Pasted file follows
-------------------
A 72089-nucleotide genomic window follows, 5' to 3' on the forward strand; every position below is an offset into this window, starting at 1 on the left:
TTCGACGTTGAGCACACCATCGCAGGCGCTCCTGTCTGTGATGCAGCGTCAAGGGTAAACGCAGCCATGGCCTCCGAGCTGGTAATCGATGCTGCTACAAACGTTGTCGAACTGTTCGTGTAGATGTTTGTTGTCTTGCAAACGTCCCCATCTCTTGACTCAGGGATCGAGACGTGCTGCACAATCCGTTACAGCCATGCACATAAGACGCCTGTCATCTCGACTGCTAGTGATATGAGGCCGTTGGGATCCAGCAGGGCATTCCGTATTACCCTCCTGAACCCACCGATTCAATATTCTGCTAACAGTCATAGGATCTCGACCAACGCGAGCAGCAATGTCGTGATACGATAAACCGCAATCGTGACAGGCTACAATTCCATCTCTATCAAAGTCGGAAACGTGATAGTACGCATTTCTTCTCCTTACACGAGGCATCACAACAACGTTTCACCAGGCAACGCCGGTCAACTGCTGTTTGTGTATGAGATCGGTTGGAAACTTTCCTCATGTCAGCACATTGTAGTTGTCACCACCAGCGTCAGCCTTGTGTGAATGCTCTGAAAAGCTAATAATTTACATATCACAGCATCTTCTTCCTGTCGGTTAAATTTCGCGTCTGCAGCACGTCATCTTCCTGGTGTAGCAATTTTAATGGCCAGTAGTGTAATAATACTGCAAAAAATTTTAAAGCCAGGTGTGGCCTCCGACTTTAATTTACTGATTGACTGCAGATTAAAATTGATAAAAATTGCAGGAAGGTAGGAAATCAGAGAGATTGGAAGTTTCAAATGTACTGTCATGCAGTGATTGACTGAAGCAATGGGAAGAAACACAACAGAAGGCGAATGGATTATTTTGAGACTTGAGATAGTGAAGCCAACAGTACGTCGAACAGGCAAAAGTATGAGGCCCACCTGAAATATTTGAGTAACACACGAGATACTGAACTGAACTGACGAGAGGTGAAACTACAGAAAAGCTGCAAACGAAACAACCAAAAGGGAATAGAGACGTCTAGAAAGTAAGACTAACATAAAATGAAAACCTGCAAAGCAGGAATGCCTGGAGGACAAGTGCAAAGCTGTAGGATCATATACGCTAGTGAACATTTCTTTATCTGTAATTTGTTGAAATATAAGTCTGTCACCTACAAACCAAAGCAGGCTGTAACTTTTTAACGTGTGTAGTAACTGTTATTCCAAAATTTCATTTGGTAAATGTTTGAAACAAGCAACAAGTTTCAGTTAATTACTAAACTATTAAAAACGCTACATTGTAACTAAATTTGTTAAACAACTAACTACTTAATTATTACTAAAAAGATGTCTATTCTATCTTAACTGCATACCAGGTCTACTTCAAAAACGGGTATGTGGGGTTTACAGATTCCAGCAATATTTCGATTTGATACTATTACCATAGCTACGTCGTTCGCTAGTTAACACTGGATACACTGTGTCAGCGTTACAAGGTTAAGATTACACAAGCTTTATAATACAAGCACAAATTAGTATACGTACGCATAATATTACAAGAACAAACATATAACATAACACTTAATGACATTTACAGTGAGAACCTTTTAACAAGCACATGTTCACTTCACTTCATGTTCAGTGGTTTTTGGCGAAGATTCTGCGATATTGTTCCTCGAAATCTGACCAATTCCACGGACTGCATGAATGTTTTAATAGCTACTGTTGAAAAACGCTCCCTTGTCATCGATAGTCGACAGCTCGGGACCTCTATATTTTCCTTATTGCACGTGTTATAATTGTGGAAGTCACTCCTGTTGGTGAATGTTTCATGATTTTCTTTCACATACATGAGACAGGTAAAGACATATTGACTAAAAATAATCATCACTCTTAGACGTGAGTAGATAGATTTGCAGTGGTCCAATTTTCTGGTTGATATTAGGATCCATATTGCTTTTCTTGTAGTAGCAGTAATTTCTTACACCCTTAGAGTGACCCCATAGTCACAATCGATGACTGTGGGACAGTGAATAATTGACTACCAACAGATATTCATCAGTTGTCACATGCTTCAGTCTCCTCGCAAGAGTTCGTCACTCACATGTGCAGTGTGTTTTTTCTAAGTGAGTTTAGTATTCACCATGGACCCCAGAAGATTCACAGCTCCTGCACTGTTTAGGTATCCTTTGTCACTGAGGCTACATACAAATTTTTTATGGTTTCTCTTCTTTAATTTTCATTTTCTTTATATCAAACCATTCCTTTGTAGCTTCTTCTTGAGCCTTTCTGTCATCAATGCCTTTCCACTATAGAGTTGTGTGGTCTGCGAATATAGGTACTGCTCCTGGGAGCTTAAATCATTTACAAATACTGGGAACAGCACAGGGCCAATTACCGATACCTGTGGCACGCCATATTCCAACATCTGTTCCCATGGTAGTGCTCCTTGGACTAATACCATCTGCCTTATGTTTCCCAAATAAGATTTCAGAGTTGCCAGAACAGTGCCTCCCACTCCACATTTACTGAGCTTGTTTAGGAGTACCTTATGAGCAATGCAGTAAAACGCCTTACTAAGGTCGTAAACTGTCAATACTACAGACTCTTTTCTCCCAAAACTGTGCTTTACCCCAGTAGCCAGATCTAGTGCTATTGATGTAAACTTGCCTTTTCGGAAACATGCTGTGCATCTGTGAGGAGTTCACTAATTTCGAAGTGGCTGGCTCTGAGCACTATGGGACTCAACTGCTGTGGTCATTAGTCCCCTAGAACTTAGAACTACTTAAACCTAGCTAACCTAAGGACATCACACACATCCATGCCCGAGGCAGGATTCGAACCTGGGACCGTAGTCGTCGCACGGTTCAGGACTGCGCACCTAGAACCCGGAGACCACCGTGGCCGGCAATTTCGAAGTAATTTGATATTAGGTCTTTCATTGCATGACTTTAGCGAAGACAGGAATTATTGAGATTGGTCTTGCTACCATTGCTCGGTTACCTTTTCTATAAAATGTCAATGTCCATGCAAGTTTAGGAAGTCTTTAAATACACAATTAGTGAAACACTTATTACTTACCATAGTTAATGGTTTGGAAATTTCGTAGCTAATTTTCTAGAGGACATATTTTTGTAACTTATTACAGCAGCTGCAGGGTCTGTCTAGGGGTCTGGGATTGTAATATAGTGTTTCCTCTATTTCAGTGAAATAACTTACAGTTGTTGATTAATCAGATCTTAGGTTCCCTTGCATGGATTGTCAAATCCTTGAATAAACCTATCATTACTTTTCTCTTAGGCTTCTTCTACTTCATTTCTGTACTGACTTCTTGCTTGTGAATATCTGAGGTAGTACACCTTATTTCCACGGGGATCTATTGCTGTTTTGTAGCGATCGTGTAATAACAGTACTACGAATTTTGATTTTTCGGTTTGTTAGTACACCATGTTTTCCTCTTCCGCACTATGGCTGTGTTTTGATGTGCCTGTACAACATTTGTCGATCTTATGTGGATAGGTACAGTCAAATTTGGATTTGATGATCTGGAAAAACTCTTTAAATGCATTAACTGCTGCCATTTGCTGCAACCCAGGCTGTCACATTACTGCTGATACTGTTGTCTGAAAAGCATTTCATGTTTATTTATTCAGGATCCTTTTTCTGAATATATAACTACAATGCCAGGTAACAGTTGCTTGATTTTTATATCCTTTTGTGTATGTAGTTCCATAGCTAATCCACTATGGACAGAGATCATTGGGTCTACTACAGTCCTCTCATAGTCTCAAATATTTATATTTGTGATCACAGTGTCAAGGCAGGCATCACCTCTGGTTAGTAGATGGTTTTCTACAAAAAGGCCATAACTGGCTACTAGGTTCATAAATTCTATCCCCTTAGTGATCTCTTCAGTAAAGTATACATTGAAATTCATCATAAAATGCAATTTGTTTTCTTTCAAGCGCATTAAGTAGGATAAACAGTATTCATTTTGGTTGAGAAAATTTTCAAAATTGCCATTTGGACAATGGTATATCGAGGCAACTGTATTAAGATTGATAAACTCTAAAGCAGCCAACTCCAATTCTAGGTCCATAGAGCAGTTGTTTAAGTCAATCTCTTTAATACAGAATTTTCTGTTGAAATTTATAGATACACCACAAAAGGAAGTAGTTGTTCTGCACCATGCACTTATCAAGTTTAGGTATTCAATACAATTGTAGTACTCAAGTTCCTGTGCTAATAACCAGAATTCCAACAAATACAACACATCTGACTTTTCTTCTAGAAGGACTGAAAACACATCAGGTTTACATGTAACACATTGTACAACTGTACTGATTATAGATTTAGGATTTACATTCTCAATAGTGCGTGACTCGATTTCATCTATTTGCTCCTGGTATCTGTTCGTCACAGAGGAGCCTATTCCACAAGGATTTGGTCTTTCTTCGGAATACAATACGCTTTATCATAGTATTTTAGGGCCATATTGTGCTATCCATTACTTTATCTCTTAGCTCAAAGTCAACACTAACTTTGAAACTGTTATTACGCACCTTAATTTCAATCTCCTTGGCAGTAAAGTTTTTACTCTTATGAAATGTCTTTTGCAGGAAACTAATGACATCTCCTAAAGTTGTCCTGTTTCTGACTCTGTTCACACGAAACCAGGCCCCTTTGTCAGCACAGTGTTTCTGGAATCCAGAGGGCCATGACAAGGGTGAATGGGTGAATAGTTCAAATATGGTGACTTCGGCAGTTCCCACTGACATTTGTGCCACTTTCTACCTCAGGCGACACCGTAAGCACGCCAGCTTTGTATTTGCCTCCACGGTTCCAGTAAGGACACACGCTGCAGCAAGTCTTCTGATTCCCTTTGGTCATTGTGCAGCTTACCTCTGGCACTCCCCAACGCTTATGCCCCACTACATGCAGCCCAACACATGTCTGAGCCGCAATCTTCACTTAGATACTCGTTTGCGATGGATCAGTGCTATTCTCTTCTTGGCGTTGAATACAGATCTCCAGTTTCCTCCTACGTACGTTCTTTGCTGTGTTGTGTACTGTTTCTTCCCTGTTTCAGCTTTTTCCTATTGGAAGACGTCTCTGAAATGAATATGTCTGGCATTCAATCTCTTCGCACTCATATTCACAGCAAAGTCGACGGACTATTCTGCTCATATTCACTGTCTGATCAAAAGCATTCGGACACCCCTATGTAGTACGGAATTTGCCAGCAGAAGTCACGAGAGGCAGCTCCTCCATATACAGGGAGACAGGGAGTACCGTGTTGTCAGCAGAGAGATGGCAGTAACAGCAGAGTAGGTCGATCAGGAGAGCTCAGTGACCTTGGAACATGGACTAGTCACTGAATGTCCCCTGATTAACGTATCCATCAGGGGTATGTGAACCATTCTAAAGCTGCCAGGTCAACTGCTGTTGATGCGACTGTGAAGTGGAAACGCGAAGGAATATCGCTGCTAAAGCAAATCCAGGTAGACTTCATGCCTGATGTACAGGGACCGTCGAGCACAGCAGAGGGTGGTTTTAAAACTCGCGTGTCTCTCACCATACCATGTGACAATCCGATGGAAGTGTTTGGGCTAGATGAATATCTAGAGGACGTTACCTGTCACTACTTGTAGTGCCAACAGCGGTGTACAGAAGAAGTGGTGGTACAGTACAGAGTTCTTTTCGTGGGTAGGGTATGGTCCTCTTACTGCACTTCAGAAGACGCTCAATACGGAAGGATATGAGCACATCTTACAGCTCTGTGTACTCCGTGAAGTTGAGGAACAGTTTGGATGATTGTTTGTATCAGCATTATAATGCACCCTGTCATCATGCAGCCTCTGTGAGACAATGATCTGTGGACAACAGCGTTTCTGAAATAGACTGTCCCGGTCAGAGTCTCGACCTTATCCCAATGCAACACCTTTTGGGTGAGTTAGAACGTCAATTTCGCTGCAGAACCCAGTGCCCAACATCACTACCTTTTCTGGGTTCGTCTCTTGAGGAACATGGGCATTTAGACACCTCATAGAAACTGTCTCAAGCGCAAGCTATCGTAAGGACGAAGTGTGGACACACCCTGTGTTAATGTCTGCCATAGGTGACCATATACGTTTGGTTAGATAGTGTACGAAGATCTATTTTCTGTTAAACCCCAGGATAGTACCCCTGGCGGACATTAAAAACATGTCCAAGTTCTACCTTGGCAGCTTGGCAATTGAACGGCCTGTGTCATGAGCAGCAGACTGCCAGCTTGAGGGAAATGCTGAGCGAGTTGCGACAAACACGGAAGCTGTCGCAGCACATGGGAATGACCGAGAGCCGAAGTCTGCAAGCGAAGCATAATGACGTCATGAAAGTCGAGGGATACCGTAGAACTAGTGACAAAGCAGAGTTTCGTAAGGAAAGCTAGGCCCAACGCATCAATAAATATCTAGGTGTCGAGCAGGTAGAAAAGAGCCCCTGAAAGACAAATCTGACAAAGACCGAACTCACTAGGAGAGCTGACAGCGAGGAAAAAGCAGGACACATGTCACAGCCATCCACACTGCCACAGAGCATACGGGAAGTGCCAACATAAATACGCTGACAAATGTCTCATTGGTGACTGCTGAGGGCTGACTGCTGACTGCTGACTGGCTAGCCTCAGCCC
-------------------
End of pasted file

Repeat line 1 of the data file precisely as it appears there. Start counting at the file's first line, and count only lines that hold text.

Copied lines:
A 72089-nucleotide genomic window follows, 5' to 3' on the forward strand; every position below is an offset into this window, starting at 1 on the left: